Going Deeper: 

  • Read more about moments of difficult consolation: There is Such a State as Difficult Consolation
  • Mother Teresa is a great example of someone who responded to God’s call and lived a life of deep faith, without the positive emotions that we often equate with consolation.  Read more here: Mother Teresa: A Saint Who Conquered Darkness
  • William Barry, SJ often spoke about consolation. If you missed the live roundtable discussion about his life, you can watch the replay here
  • In just one week – we are kicking off another community journey through the Overwhelmed No More online retreat. If you are wondering how to continue to discover God’s vision for your life in the midst of all the busyness and change as we return to ‘normal’” I want you to know you are not alone. I am inviting you, as a community, to journey with our team to truly discover and live God’s vision for our lives – a vision where we are overwhelmed no moreWe’ll begin this community journey on June 14th, and finish on July 23rd. The weekly content is self-paced, so it can fit easily into your schedule. I hope you can join us! You can learn more about this online retreat and enroll here.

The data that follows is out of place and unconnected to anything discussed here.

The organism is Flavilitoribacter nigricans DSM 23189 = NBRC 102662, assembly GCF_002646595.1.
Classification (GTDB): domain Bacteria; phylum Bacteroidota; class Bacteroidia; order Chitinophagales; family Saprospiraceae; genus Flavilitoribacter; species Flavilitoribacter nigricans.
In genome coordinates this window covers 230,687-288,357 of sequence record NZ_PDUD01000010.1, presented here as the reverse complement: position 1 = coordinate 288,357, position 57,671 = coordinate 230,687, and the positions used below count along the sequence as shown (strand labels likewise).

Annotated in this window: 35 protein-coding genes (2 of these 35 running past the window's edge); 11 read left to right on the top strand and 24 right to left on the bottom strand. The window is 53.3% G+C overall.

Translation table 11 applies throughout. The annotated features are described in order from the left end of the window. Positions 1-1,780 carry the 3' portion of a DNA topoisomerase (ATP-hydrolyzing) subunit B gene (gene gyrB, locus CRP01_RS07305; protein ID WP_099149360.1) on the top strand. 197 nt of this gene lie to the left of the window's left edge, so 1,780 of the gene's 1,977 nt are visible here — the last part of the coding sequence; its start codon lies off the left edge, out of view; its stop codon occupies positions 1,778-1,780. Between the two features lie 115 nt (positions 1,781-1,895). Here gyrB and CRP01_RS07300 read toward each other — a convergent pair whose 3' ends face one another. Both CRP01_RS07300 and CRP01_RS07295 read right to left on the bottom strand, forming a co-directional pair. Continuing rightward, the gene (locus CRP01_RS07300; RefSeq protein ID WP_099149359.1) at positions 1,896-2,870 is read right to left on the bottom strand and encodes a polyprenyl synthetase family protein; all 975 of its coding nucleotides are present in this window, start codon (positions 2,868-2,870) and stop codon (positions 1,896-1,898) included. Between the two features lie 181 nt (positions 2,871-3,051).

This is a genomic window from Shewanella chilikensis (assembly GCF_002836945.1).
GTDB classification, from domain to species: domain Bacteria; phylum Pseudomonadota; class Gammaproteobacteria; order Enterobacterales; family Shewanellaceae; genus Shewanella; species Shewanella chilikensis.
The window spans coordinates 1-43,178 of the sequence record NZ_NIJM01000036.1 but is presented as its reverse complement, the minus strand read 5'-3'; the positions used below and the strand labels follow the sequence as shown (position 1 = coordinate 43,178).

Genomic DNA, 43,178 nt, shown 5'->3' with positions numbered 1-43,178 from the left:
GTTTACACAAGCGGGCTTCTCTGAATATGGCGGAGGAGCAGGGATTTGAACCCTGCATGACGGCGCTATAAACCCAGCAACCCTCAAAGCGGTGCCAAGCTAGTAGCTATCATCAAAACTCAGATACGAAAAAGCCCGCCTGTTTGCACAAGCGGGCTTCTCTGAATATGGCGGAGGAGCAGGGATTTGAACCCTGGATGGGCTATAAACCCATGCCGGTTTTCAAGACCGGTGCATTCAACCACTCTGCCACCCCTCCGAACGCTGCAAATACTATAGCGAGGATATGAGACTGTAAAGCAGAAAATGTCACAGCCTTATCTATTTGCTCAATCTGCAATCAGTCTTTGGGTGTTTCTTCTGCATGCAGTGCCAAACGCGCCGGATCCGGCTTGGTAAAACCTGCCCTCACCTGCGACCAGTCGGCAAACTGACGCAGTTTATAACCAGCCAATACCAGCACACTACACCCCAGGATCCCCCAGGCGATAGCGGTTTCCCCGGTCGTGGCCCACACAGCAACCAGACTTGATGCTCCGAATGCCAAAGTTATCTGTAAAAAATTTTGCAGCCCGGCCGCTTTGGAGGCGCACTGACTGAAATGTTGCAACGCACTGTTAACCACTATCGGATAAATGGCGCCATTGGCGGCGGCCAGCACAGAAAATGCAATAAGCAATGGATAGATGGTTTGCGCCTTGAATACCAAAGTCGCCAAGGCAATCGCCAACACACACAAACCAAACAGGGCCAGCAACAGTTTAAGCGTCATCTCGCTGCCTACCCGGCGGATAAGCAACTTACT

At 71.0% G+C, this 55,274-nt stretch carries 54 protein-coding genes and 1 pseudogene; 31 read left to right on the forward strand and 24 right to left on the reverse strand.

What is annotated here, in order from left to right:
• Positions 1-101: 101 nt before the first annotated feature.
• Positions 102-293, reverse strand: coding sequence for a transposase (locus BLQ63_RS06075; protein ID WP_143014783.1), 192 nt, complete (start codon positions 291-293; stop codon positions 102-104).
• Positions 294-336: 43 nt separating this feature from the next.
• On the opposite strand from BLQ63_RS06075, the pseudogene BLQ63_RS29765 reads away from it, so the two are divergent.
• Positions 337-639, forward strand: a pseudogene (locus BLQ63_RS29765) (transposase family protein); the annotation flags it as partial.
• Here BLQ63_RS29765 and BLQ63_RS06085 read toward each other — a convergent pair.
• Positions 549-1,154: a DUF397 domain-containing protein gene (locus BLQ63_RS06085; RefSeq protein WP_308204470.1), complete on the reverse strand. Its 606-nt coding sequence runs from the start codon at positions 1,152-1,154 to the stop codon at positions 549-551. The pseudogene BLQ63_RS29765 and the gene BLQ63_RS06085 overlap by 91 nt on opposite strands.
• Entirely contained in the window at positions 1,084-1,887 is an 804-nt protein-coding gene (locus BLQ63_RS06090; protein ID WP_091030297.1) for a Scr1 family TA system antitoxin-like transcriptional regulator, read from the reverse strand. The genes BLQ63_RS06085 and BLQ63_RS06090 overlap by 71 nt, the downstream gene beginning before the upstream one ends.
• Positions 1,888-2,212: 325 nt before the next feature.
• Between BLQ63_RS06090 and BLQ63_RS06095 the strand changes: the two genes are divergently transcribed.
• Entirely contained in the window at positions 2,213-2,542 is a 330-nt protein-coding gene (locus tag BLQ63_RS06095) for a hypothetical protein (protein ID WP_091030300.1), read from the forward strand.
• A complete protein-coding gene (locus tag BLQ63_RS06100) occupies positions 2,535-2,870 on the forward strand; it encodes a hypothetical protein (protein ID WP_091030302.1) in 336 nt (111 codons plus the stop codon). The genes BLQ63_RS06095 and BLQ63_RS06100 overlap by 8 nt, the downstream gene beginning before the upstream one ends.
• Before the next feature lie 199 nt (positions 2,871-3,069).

Photo by Sharon McCutcheon on Unsplash.com 

Beth Knobbe is an author, speaker, and ministry professional based in Chicago, Illinois. She earned a Master of Divinity Degree from Catholic Theological Union and serves as a Community Engagement Manager with Catholic Relief Services, engaging Catholics in living their faith in solidarity with the poor around the world. Beth is an avid traveler and is passionate about her vocation to the single life. Beth is the author of Party of One: Living Single with Faith, Purpose, and Passion (2011) and Finding My Voice: A Young Woman’s Perspective (2009). Her personal blog can be found at www.bethknobbe.com.